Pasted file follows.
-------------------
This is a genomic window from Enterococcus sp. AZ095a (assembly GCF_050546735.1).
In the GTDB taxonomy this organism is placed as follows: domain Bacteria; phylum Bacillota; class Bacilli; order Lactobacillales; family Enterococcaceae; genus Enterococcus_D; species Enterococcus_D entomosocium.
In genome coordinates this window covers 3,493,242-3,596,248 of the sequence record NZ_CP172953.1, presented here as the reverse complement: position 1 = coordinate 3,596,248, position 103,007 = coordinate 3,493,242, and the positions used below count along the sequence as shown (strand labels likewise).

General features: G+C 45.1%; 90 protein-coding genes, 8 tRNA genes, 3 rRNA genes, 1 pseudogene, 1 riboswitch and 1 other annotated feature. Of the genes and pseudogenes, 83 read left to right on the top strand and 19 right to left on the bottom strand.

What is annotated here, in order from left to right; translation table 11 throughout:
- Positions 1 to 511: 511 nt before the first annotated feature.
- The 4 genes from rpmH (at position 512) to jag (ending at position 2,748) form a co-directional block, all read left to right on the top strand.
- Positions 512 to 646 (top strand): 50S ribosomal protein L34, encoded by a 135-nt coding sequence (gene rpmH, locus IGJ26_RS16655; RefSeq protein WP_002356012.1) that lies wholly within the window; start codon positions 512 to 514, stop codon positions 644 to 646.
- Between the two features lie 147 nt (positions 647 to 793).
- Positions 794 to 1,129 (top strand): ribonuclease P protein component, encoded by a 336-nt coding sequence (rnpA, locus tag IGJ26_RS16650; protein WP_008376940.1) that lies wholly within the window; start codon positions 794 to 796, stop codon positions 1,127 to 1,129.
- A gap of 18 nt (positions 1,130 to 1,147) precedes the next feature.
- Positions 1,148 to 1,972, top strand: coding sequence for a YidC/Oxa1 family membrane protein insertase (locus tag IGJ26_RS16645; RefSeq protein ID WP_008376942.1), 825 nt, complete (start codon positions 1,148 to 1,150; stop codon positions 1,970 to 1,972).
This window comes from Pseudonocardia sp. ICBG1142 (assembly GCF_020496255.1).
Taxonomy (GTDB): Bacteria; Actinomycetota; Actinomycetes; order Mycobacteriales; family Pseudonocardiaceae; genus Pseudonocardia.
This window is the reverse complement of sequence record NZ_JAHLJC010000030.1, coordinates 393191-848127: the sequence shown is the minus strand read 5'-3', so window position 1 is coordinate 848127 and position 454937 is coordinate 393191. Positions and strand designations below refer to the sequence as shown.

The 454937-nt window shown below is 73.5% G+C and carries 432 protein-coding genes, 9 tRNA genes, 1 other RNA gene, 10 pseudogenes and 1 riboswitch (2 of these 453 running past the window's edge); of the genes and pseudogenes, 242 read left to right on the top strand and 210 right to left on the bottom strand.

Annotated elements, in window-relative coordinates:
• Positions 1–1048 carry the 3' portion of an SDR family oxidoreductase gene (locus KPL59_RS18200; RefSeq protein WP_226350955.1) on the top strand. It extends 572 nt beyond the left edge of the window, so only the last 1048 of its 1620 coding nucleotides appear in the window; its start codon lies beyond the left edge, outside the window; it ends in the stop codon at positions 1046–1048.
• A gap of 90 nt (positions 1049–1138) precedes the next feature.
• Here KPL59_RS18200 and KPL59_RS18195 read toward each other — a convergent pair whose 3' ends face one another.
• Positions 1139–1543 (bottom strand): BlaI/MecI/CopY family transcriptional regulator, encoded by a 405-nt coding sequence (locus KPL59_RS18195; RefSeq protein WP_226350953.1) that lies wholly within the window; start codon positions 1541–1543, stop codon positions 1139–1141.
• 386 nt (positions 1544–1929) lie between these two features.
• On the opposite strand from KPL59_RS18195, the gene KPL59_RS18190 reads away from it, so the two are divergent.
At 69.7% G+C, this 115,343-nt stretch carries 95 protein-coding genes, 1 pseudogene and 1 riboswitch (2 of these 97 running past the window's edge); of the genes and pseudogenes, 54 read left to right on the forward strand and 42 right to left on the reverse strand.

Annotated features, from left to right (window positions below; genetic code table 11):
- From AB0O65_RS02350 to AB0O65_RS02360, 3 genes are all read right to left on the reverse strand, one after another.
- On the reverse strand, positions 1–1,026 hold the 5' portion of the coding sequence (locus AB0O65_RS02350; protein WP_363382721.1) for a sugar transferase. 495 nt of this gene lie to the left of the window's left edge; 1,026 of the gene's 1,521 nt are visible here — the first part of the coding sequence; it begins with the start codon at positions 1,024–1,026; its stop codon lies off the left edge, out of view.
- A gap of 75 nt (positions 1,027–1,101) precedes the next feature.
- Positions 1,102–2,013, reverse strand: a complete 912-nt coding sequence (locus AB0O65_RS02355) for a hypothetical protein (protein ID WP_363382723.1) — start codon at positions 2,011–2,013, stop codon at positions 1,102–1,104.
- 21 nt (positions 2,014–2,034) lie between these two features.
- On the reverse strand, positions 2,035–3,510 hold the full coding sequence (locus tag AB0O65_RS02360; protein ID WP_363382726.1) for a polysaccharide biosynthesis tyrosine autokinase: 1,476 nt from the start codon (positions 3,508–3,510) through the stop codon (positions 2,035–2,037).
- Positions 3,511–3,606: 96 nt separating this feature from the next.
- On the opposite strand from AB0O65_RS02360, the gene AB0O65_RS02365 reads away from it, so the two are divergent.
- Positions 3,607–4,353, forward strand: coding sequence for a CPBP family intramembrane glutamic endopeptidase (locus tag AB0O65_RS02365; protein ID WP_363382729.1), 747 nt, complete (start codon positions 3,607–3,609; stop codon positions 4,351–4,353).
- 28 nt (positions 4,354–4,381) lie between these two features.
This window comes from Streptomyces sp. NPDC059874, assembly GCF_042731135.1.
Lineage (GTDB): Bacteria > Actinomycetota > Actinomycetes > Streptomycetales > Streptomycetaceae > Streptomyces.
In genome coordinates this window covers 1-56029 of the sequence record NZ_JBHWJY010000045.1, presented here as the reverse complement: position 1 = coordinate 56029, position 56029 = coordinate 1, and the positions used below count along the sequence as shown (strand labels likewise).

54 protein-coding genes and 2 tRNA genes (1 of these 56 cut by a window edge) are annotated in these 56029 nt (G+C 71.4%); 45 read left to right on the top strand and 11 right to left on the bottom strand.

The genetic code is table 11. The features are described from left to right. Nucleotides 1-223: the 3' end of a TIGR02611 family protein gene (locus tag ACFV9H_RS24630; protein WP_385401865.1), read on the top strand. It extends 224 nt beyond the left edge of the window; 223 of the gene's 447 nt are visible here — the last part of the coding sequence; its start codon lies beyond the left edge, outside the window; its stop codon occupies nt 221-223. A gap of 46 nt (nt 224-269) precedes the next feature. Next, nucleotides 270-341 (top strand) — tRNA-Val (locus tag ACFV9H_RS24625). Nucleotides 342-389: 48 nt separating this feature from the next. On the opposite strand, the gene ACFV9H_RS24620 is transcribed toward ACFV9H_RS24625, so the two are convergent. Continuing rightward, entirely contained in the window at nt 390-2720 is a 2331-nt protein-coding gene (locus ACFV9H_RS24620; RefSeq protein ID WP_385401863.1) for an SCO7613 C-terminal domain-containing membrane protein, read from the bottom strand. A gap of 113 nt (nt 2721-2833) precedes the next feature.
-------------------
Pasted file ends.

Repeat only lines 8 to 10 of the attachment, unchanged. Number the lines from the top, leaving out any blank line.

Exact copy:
- Positions 512 to 646 (top strand): 50S ribosomal protein L34, encoded by a 135-nt coding sequence (gene rpmH, locus IGJ26_RS16655; RefSeq protein WP_002356012.1) that lies wholly within the window; start codon positions 512 to 514, stop codon positions 644 to 646.
- Between the two features lie 147 nt (positions 647 to 793).
- Positions 794 to 1,129 (top strand): ribonuclease P protein component, encoded by a 336-nt coding sequence (rnpA, locus tag IGJ26_RS16650; protein WP_008376940.1) that lies wholly within the window; start codon positions 794 to 796, stop codon positions 1,127 to 1,129.